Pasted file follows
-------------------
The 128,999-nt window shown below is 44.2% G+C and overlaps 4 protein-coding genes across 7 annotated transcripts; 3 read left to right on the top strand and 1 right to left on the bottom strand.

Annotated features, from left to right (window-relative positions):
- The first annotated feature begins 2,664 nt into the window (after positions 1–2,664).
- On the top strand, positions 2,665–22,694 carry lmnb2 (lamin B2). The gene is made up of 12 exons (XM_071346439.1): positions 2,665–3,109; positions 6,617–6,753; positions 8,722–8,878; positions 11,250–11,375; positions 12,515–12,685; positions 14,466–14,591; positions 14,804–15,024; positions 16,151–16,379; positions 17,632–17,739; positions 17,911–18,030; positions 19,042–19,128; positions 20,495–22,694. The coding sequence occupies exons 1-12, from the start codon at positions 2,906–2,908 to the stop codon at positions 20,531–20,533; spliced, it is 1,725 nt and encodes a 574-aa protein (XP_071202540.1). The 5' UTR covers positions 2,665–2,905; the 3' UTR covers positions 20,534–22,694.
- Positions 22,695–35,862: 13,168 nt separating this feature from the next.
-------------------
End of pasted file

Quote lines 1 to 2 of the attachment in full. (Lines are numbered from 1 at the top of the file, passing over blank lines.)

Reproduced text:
The 128,999-nt window shown below is 44.2% G+C and overlaps 4 protein-coding genes across 7 annotated transcripts; 3 read left to right on the top strand and 1 right to left on the bottom strand.

Annotated features, from left to right (window-relative positions):